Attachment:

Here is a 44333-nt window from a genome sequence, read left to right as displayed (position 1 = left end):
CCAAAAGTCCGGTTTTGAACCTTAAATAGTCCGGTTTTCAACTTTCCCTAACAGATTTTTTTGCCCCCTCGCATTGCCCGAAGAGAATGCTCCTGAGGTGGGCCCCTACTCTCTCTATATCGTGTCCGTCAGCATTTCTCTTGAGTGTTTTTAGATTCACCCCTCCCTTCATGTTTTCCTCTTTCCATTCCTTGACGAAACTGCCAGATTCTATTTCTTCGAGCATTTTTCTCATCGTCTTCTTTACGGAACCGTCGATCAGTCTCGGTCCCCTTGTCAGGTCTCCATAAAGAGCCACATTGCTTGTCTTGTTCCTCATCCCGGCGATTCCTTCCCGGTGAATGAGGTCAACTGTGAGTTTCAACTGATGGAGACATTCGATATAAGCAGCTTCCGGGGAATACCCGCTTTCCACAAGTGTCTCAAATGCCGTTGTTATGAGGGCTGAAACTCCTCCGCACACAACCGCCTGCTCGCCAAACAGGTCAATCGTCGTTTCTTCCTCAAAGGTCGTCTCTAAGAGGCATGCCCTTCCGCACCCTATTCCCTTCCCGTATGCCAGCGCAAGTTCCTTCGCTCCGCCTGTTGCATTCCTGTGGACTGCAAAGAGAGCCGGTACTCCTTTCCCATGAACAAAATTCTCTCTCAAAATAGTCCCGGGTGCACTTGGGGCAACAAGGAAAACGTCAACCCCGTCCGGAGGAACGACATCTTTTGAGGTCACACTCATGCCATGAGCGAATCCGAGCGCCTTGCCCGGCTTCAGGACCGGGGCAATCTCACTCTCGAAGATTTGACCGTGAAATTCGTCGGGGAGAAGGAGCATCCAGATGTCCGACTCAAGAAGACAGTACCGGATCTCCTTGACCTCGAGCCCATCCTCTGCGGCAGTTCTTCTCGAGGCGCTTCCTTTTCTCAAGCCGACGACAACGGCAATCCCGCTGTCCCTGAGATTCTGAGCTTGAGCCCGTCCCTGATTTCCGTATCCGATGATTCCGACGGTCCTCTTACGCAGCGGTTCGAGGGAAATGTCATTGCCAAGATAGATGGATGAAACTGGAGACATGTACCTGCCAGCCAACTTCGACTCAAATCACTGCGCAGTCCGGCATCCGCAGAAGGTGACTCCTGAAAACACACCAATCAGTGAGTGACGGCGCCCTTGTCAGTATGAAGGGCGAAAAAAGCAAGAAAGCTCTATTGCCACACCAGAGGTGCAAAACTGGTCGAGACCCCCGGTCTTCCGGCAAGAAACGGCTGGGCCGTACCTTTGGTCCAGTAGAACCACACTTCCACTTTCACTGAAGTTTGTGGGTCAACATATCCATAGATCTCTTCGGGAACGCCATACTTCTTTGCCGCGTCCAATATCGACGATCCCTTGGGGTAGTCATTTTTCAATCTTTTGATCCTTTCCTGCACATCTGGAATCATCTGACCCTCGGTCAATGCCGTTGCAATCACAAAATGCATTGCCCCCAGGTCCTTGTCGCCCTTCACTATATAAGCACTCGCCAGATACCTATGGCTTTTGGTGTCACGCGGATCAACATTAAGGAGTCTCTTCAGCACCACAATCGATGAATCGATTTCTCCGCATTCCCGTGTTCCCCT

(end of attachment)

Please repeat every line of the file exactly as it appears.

Here is a 44333-nt window from a genome sequence, read left to right as displayed (position 1 = left end):
CCAAAAGTCCGGTTTTGAACCTTAAATAGTCCGGTTTTCAACTTTCCCTAACAGATTTTTTTGCCCCCTCGCATTGCCCGAAGAGAATGCTCCTGAGGTGGGCCCCTACTCTCTCTATATCGTGTCCGTCAGCATTTCTCTTGAGTGTTTTTAGATTCACCCCTCCCTTCATGTTTTCCTCTTTCCATTCCTTGACGAAACTGCCAGATTCTATTTCTTCGAGCATTTTTCTCATCGTCTTCTTTACGGAACCGTCGATCAGTCTCGGTCCCCTTGTCAGGTCTCCATAAAGAGCCACATTGCTTGTCTTGTTCCTCATCCCGGCGATTCCTTCCCGGTGAATGAGGTCAACTGTGAGTTTCAACTGATGGAGACATTCGATATAAGCAGCTTCCGGGGAATACCCGCTTTCCACAAGTGTCTCAAATGCCGTTGTTATGAGGGCTGAAACTCCTCCGCACACAACCGCCTGCTCGCCAAACAGGTCAATCGTCGTTTCTTCCTCAAAGGTCGTCTCTAAGAGGCATGCCCTTCCGCACCCTATTCCCTTCCCGTATGCCAGCGCAAGTTCCTTCGCTCCGCCTGTTGCATTCCTGTGGACTGCAAAGAGAGCCGGTACTCCTTTCCCATGAACAAAATTCTCTCTCAAAATAGTCCCGGGTGCACTTGGGGCAACAAGGAAAACGTCAACCCCGTCCGGAGGAACGACATCTTTTGAGGTCACACTCATGCCATGAGCGAATCCGAGCGCCTTGCCCGGCTTCAGGACCGGGGCAATCTCACTCTCGAAGATTTGACCGTGAAATTCGTCGGGGAGAAGGAGCATCCAGATGTCCGACTCAAGAAGACAGTACCGGATCTCCTTGACCTCGAGCCCATCCTCTGCGGCAGTTCTTCTCGAGGCGCTTCCTTTTCTCAAGCCGACGACAACGGCAATCCCGCTGTCCCTGAGATTCTGAGCTTGAGCCCGTCCCTGATTTCCGTATCCGATGATTCCGACGGTCCTCTTACGCAGCGGTTCGAGGGAAATGTCATTGCCAAGATAGATGGATGAAACTGGAGACATGTACCTGCCAGCCAACTTCGACTCAAATCACTGCGCAGTCCGGCATCCGCAGAAGGTGACTCCTGAAAACACACCAATCAGTGAGTGACGGCGCCCTTGTCAGTATGAAGGGCGAAAAAAGCAAGAAAGCTCTATTGCCACACCAGAGGTGCAAAACTGGTCGAGACCCCCGGTCTTCCGGCAAGAAACGGCTGGGCCGTACCTTTGGTCCAGTAGAACCACACTTCCACTTTCACTGAAGTTTGTGGGTCAACATATCCATAGATCTCTTCGGGAACGCCATACTTCTTTGCCGCGTCCAATATCGACGATCCCTTGGGGTAGTCATTTTTCAATCTTTTGATCCTTTCCTGCACATCTGGAATCATCTGACCCTCGGTCAATGCCGTTGCAATCACAAAATGCATTGCCCCCAGGTCCTTGTCGCCCTTCACTATATAAGCACTCGCCAGATACCTATGGCTTTTGGTGTCACGCGGATCAACATTAAGGAGTCTCTTCAGCACCACAATCGATGAATCGATTTCTCCGCATTCCCGTGTTCCCCT